ozon_formulation_image

Generalities :
Ozone (O3) is formed by the combination of three oxygen atoms. An unstable gas with a strong and irritating odor (which explains its name), ozone is corrosive, a strong oxidant and very toxic. For all of these reasons it absolutely unsuitable to sustain life. Ozone is generally produced by generating high-power electrical discharges in air or in oxygen. Naturally found in the upper layers of the atmosphere, where it is formed by a photo-chemical reaction, ozone serves as a shield which protects our planet from the sun’s ultraviolet radiation.

Molecular Weight :
Molecular weight : 47.98 g/mol

Liquid phase :
Liquid density (1.013 bar at boiling point) : 1352 kg/m3
Boiling point (1.013 bar) : -111.3 °C
Latent heat of vaporization (1.013 bar at boiling point) : 316.3 kJ/kg

Critical point :
Critical temperature : -12.2 °C
Critical pressure : 55.73 bar
Critical density : 540 kg/m3

Triple point :
Triple point temperature : -192.5 °C
Triple point pressure : 0.0000114 bar

Gaseous phase :
Gas density (1.013 bar and 0 °C (32 °F)) : 2.141 kg/m3
Specific gravity (air = 1) (1.013 bar and 21 °C (70 °F)) : 1.612
Specific volume (1.013 bar and 21 °C (70 °F)) : 0.519 m3/kg
Heat capacity at constant pressure (Cp) (1 bar and 25 °C (77 °F)) : 0.039 kJ/ mol.K

Supply mode :
Ozone can be supplied by on site generator.

Algae

Bacteria

Achromobacter butyri NCI-9404
Aeromonas harveyi NC-2
Aeromonas salmonicida NC-1102
Bacillus anthracis
Bacillus cereus
B. coagulans
Bacillus globigii
Bacillus licheniformis
Bacillus megatherium sp.
Bacillus paratyphosus
B. prodigiosus
Bacillus subtilis
B. stearothermophilus
Clostridium botulinum
C. sporogenes
Clostridium tetoni
Cryptosporidium
Coliphage
Corynebacterium diphthriae
Eberthella typhosa
Endamoeba histolica
Escherichia coli
Escherichia coli
Flavorbacterium SP A-3
Leptospira canicola
Listeria
Micrococcus candidus
Micrococcus caseolyticus KM-15
Micrococcus spharaeroides

Mycobacterium leprae
Mycobacterium tuberculosis
Neisseria catarrhalis
Phytomonas tumefaciens
Proteus vulgaris
Pseudomonas aeruginosa
Pseudomonas
fluorscens (bioflims)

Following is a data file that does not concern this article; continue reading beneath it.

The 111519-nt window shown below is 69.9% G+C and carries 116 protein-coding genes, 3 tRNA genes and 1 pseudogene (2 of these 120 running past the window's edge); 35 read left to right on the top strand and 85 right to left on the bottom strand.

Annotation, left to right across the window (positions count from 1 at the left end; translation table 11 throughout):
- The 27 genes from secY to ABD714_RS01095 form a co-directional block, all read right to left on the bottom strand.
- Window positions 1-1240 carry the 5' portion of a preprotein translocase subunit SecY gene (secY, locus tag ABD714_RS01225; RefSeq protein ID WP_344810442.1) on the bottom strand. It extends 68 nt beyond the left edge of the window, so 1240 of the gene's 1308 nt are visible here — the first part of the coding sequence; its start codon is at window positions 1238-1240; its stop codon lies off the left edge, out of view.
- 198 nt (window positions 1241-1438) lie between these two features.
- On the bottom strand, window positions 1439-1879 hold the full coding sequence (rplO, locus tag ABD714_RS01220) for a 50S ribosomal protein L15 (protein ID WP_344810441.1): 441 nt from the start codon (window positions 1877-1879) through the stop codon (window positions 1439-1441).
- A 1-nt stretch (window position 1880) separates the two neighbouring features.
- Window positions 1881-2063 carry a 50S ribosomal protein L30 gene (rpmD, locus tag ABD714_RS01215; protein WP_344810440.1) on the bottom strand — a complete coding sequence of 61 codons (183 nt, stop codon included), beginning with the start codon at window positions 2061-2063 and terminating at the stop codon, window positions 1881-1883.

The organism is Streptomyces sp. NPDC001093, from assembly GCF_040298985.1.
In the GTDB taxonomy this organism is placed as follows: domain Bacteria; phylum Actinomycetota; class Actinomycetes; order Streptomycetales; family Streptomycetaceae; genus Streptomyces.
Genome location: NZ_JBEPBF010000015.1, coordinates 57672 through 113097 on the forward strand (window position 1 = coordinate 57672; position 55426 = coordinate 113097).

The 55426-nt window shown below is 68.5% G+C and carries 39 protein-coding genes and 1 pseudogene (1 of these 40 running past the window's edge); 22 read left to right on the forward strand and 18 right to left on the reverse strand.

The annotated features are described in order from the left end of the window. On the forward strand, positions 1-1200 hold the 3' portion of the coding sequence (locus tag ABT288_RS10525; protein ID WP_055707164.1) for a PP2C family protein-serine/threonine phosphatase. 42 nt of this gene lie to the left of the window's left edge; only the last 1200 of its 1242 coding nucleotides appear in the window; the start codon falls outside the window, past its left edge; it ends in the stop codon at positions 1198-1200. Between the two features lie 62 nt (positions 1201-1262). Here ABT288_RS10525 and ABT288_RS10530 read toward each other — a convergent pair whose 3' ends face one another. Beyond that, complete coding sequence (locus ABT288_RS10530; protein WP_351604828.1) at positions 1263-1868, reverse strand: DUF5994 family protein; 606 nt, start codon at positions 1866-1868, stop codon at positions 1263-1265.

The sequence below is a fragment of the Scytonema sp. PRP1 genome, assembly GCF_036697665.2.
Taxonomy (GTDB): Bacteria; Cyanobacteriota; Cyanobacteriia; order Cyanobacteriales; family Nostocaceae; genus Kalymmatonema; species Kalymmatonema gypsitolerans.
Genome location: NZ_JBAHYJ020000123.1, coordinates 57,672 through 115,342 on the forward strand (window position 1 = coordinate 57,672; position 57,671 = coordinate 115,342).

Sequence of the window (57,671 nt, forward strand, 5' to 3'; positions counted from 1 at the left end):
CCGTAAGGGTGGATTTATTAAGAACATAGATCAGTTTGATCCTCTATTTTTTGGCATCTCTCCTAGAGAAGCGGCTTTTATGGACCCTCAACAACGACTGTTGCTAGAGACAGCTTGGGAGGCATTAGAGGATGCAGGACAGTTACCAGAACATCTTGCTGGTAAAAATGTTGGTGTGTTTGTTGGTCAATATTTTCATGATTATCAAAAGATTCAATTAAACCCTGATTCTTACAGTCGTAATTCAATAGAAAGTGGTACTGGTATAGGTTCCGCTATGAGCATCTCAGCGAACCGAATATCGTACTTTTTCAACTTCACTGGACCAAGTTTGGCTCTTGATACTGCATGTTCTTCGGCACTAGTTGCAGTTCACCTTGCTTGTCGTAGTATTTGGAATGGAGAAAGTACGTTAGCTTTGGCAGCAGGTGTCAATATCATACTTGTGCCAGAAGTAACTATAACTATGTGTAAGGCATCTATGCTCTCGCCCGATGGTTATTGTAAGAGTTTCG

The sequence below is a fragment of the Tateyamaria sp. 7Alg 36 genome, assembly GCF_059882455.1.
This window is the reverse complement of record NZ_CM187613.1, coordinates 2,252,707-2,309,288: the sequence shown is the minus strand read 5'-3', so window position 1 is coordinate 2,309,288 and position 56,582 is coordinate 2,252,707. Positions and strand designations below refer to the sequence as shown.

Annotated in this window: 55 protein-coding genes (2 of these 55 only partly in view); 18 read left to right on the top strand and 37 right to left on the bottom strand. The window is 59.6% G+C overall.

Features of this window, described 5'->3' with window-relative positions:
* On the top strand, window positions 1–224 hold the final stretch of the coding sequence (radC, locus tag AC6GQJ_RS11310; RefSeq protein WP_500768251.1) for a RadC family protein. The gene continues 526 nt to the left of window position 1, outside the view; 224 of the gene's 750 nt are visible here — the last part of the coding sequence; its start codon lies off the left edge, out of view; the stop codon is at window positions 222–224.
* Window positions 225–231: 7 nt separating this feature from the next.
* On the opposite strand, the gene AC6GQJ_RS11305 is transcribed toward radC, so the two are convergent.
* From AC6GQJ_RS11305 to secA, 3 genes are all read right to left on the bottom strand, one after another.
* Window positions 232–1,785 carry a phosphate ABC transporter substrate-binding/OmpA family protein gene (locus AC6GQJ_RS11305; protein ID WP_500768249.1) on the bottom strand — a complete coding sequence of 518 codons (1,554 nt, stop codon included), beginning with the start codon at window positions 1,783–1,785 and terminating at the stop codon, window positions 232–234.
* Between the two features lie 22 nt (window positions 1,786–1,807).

Pseudomonas putida
Salmonella choleraesuis
Salmonella enteritidis
Salmonella typhimurium
SalmonSalmonella typhimurium
Salmonella typhosa
Salmonella paratyphiSarcina lutea
Seratia marcescens
Shigella dysenteriae
Shigella flexnaria
Shigella paradysenteriae
Spirllum rubrum
Staphylococcus albus
Staphylococcus aureus
Streptococcus ‘C’
Streptococcus faecalis
Streptococcus hemolyticus
Streptococcus lactis
Streptococcus salivarius
Streptococcus viridans
Torula rubra
Vibrio alginolyticus & angwillarum
Vibrio clolarae
Vibrio comma

Virrio ichthyodermis NC-407
V. parahaemolyticus ella typhosa
Salmonella paratyphiSarcina lutea
Seratia marcescens
Shigella dysenteriae
Shigella flexnaria
Shigella paradysenteriae
Spirllum rubrum
Staphylococcus albus
Staphylococcus aureus
Streptococcus ‘C’
Streptococcus faecalis
Streptococcus hemolyticus
Streptococcus lactis
Streptococcus salivarius
Streptococcus viridans
Torula rubra
Vibrio alginolyticus & angwillarum
Vibrio clolarae
Vibrio comma
Virrio ichthyodermis NC-407
V. parahaemolyticus

Fungus & Molds Spores

Aspergillus candidus
Aspergillus flavus (yellowish-green)
Aspergillus glaucus (bluish-green)
Aspergillus niger (black)
Aspergillus terreus, saitoi & oryzac
Botrytis allii
Colletotrichum lagenarium
Fusarium oxysporum
Grotrichum
Mucor recomosus A & B (white-gray)
Mucor piriformis
Oospora lactis (white)
Penicillium cyclopium
P. chrysogenum & citrinum
Penicillium digitatum (olive)
Penicillium glaucum
Penicillium expansum (olive)
Penicillium egyptiacum
Penicillium roqueforti (green)
Rhizopus nigricans (black)
Rhizopus stolonifer

Virus

Adenovirus (type 7a)
Bacteriophage (E.coli)
Coxackie A9, B3, & B5
Cryptosporidium
Echovirus 1, 5, 12, &29
Encephalomyocarditis
Hepatitis A
HIV
GD V11 Virus
Onfectious hepatitis
Influenza
Legionella pneumophila
Polio virus (Poliomyelitus) 1, 2 & 3
Rotavirus
Tobacco mosaic
Vesicular Stomatitis

Fungal Pathongens

Alternaria solani
Botrytis cinerea
Fusarium oxysporum
Monilinia fruiticola
Monilinia laxa
Pythium ultimum
Phytophthora erythroseptica
Phytophthora parasitica
Rhizoctonia solani
Rhizopus stolonifera
Sclerotium rolfsii
Sclerotinia sclerotiorum

Yeast

Baker’s yeast
Candida albicans-all forms
Common yeast cake
saccharomyces cerevisiae
saccharomyces ellipsoideus
saccharomyces sp.

Protozoa

Paramecium
Nematode eggs
Chlorella vulgaris (Algae)
All Pathogenic & Non-pathogenic
forms of Protozoa

Algae

Chlorella vulgaris
Thamnidium
Trichoderma viride
Verticillium albo-atrum
Verticillium dahliae

Cysts

Cryptosporidium parvum
Giardia lamblia
Giardia muris